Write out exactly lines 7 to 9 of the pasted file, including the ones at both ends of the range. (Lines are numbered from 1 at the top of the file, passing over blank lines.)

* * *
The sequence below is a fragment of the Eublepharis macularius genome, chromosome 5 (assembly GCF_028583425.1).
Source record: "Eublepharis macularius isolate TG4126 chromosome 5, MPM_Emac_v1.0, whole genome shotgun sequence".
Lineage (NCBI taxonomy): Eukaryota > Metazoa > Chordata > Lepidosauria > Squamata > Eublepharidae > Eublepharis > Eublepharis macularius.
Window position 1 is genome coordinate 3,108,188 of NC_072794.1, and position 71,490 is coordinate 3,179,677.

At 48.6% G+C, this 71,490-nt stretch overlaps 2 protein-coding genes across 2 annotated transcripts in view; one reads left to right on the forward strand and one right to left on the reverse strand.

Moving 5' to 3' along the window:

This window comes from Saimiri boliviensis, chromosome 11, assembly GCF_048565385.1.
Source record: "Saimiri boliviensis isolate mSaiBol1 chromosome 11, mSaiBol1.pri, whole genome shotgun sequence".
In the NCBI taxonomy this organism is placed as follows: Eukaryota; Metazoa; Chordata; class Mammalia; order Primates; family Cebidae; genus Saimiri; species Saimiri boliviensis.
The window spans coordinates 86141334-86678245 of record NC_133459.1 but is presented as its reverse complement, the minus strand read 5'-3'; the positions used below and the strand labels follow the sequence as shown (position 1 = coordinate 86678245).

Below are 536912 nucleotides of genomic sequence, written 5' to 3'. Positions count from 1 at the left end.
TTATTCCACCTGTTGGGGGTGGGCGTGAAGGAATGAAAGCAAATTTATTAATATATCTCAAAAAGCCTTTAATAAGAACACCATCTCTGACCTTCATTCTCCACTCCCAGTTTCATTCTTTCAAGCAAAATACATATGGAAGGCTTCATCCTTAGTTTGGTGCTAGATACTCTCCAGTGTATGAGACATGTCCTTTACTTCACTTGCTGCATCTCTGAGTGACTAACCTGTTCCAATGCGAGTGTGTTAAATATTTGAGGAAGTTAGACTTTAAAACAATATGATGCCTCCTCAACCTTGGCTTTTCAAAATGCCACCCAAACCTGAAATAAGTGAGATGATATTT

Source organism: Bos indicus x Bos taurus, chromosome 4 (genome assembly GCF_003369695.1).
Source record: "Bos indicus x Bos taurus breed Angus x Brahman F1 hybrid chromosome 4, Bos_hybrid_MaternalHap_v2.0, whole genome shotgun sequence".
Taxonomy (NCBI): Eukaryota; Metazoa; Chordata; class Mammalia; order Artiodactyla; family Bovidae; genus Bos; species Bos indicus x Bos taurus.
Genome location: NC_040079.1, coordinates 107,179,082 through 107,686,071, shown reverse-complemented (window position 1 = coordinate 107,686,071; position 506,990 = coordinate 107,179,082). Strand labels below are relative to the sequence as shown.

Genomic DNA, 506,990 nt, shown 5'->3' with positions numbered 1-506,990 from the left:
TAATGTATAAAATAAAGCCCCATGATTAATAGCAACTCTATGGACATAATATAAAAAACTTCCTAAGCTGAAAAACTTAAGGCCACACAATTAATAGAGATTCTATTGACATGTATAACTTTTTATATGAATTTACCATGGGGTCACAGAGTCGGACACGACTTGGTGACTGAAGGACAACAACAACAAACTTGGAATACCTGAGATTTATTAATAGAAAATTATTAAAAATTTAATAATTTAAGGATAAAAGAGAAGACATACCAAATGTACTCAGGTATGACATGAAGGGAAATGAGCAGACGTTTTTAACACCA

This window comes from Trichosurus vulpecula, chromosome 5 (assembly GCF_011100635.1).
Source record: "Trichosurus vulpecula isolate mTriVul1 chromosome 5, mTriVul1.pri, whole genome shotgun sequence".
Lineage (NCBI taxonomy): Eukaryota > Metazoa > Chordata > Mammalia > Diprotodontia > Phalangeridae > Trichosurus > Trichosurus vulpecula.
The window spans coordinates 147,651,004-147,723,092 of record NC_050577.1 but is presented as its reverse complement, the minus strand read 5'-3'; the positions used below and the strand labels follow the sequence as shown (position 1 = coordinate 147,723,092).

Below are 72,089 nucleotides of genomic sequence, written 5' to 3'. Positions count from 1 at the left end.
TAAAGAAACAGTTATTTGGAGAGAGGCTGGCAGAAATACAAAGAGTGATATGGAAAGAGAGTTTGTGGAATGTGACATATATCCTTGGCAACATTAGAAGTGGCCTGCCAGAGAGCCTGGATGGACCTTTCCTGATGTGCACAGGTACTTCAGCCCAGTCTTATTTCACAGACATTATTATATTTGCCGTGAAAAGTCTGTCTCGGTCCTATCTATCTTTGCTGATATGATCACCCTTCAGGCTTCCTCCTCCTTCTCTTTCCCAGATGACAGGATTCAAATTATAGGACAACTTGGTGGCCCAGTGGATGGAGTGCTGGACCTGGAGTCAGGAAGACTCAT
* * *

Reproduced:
This window comes from Saimiri boliviensis, chromosome 11, assembly GCF_048565385.1.
Source record: "Saimiri boliviensis isolate mSaiBol1 chromosome 11, mSaiBol1.pri, whole genome shotgun sequence".
In the NCBI taxonomy this organism is placed as follows: Eukaryota; Metazoa; Chordata; class Mammalia; order Primates; family Cebidae; genus Saimiri; species Saimiri boliviensis.